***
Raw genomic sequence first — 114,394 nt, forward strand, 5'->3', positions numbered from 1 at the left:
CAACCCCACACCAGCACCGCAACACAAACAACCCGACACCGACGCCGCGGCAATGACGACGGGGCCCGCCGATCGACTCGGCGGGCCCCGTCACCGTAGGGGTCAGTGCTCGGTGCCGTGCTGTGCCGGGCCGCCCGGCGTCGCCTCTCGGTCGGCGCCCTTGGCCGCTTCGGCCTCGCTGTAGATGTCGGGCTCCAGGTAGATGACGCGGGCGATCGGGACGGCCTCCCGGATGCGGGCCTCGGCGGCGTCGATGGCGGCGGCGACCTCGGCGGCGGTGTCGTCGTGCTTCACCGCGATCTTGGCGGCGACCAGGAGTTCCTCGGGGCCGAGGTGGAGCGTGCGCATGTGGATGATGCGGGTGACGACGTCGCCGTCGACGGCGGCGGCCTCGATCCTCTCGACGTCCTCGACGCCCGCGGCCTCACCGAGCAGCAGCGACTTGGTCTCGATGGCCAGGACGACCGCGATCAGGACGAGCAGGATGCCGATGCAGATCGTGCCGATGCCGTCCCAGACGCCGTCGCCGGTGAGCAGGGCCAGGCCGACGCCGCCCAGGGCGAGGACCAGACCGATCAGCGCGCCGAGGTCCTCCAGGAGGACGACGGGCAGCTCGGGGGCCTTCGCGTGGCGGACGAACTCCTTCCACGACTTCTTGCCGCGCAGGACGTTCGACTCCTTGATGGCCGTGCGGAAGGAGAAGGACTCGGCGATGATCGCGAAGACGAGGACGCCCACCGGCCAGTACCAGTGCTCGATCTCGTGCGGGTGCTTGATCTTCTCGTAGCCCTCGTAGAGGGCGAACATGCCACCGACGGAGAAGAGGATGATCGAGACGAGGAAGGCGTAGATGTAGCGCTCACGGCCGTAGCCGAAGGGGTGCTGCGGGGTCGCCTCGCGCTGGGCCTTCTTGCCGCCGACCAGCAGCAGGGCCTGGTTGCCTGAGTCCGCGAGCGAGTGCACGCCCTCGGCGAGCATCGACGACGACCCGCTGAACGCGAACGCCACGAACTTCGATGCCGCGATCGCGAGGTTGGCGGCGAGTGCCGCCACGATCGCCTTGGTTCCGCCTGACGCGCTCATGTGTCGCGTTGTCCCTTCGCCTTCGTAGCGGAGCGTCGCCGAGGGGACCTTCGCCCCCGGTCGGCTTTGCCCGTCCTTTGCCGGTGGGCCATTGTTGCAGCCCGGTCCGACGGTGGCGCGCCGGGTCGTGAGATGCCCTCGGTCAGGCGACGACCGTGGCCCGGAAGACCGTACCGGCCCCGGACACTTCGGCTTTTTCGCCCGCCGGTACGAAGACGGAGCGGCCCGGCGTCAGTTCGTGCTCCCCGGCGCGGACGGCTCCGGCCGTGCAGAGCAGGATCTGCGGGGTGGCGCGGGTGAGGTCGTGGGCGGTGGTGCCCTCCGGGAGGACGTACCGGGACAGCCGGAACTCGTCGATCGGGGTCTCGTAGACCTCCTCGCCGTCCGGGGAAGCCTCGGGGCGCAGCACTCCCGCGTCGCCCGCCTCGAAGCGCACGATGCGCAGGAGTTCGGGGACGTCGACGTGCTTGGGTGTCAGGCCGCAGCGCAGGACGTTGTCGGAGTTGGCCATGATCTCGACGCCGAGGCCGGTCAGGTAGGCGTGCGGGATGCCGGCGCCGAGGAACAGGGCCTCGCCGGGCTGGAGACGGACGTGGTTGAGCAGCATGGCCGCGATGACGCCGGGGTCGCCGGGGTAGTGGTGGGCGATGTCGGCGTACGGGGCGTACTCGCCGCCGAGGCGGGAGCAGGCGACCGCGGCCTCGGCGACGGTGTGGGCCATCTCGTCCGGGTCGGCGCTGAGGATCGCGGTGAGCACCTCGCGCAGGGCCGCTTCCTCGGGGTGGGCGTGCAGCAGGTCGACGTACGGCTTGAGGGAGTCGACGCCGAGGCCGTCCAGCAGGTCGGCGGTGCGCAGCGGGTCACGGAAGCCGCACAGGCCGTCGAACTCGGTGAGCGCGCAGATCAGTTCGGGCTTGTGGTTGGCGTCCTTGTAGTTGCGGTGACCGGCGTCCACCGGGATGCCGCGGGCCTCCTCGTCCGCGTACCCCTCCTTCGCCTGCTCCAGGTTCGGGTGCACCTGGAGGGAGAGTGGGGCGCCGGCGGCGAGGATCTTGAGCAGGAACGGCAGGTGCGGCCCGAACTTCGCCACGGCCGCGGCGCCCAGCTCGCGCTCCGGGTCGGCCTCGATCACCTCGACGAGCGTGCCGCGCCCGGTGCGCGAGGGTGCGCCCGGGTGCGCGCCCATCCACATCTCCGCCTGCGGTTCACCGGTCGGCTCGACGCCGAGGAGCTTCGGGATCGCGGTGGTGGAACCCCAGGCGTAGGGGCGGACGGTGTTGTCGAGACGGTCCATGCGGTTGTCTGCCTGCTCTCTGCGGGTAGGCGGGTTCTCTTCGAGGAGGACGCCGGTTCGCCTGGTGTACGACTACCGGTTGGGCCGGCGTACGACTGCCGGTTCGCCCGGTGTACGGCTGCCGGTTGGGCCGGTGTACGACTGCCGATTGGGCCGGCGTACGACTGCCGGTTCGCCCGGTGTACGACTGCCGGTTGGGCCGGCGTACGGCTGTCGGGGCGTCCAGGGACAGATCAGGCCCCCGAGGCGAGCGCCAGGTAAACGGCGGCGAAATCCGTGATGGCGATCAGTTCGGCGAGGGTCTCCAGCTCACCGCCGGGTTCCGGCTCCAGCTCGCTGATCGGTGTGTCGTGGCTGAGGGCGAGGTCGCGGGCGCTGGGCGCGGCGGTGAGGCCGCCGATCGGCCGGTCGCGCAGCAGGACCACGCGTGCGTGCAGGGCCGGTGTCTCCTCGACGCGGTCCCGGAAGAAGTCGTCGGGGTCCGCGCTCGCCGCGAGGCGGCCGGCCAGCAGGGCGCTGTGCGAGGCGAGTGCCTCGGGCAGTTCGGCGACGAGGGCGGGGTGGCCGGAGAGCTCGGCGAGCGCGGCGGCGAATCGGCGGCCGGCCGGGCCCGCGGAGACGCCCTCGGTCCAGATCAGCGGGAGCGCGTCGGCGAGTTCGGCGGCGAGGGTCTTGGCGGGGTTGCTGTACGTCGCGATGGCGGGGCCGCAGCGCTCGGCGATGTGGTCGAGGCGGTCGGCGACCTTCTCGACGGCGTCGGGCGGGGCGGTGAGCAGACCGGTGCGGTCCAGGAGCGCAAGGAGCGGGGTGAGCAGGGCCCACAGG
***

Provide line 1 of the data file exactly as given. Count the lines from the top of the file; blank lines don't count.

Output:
Raw genomic sequence first — 114,394 nt, forward strand, 5'->3', positions numbered from 1 at the left: